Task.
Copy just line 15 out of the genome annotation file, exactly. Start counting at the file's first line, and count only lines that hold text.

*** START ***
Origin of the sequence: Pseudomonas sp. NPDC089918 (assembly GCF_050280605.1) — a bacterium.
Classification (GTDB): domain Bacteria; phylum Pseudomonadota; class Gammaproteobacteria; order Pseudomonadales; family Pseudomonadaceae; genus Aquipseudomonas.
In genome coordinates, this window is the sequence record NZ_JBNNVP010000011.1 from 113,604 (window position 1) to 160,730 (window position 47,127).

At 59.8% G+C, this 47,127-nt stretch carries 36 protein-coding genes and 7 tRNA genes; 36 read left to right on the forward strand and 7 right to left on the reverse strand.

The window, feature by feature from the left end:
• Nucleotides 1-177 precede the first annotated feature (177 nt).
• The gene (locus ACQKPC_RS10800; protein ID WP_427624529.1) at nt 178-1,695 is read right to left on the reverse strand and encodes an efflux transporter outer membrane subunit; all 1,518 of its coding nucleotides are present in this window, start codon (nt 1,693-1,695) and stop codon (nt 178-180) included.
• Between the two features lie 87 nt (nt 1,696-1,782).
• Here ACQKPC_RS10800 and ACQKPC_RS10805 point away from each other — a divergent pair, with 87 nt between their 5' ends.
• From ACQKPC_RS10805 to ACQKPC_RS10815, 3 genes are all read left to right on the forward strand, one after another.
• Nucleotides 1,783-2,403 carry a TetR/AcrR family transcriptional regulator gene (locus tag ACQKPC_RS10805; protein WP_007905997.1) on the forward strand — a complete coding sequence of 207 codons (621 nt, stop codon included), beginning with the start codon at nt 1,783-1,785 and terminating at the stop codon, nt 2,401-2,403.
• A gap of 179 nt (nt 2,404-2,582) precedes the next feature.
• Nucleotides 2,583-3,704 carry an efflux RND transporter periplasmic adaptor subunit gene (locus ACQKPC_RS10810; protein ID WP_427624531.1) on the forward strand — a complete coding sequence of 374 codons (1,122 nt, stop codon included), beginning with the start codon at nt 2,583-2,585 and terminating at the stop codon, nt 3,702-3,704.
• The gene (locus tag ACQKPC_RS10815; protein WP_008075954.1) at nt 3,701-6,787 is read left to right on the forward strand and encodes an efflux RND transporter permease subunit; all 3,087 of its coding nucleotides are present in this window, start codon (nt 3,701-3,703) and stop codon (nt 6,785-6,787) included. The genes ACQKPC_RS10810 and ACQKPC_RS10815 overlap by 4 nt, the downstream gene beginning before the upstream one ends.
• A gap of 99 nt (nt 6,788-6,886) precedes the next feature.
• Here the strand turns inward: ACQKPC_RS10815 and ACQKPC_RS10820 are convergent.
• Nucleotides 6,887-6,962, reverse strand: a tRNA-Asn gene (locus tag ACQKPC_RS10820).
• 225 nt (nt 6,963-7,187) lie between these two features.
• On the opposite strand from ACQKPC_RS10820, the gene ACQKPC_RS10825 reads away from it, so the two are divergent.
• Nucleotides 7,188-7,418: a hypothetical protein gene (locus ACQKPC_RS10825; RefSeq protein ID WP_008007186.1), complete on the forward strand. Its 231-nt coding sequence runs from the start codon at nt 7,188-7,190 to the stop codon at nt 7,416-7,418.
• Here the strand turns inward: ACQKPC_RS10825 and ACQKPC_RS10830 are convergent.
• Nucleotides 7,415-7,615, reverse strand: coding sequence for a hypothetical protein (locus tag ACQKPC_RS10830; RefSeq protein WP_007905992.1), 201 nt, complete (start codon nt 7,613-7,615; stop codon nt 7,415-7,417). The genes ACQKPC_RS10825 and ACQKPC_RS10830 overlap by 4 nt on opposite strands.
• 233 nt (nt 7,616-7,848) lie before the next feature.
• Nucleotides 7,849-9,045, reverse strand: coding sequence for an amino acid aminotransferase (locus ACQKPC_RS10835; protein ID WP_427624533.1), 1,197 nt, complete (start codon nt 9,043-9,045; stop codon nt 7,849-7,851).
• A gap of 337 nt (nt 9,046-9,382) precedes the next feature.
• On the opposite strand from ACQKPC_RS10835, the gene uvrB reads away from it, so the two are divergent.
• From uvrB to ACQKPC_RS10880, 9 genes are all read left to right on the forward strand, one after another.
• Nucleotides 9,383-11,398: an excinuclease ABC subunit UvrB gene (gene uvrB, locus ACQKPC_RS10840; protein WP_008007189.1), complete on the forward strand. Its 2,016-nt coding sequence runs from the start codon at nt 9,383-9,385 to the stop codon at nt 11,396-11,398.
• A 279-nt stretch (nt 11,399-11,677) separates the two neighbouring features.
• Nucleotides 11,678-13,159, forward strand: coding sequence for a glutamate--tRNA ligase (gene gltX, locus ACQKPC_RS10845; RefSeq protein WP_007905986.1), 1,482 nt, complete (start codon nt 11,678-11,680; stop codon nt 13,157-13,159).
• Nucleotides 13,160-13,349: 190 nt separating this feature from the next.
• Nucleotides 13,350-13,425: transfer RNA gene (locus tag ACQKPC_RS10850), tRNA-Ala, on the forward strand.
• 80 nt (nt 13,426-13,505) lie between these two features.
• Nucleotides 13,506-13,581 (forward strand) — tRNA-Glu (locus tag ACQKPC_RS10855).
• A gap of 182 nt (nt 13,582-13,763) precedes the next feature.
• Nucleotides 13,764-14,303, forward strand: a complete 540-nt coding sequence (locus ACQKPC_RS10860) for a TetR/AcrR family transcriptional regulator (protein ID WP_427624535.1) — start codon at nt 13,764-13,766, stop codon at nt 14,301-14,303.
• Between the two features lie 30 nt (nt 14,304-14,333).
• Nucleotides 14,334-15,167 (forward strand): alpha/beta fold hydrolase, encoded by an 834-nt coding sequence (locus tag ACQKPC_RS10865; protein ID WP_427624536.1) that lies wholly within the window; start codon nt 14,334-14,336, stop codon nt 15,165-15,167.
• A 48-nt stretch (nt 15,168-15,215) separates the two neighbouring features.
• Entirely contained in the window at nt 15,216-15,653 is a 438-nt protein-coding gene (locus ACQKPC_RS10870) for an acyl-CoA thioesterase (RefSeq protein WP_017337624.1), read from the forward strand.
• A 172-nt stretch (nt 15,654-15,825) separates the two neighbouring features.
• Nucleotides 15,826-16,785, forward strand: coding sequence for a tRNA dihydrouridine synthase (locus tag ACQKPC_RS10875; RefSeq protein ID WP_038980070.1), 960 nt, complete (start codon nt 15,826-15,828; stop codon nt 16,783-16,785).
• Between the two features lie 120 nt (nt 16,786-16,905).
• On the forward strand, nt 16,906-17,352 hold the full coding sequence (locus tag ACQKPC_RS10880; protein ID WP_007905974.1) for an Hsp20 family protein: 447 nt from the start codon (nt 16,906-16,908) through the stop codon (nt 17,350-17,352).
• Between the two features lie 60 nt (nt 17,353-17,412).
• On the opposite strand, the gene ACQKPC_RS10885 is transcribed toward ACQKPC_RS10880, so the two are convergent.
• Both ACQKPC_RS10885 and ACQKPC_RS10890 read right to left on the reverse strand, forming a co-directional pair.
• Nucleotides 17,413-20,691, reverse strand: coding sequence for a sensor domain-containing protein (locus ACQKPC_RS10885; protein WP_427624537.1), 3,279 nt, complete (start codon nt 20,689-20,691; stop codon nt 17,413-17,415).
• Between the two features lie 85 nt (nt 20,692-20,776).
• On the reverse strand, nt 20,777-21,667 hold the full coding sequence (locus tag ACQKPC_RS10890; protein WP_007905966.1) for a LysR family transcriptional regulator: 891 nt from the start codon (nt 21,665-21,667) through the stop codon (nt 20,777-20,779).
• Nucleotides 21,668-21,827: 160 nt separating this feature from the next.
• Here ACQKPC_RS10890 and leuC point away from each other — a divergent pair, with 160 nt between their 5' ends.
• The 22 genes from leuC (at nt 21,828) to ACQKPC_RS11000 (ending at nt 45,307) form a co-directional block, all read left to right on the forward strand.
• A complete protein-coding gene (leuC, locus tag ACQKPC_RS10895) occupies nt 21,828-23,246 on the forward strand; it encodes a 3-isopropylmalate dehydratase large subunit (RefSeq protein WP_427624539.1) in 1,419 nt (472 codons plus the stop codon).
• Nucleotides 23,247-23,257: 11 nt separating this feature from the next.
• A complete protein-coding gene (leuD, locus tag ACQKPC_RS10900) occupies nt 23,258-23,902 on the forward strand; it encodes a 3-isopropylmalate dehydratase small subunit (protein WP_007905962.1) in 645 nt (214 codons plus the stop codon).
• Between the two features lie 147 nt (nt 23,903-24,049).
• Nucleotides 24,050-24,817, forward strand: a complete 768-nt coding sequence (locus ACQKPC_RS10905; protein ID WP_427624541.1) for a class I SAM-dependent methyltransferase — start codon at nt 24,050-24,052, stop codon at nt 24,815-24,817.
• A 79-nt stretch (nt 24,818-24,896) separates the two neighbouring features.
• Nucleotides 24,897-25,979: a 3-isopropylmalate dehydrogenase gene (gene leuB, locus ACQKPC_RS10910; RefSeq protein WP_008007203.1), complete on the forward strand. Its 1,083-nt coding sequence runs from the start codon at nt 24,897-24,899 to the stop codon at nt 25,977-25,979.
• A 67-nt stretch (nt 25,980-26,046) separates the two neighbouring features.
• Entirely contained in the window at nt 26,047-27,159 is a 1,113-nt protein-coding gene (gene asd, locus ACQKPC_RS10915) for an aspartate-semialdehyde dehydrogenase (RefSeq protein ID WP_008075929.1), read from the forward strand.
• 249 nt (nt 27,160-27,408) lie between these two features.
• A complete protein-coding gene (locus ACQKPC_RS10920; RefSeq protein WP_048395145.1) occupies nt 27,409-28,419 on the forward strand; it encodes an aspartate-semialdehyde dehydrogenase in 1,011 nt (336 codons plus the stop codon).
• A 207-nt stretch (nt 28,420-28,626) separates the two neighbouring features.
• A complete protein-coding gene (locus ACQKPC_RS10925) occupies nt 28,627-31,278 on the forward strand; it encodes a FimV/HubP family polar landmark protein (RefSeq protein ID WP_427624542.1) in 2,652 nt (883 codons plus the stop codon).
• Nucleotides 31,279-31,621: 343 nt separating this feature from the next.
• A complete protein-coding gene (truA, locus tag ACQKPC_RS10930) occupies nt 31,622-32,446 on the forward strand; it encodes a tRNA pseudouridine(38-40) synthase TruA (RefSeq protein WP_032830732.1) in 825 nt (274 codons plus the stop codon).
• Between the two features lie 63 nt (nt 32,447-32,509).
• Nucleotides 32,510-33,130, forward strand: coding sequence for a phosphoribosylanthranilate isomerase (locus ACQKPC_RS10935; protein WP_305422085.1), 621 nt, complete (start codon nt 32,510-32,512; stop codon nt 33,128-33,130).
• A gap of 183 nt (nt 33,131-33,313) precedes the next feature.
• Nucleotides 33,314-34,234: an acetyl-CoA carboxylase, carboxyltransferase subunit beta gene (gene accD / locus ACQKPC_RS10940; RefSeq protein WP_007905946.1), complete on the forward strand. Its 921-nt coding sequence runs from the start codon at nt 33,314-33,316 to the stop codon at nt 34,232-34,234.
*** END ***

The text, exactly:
• A gap of 99 nt (nt 6,788-6,886) precedes the next feature.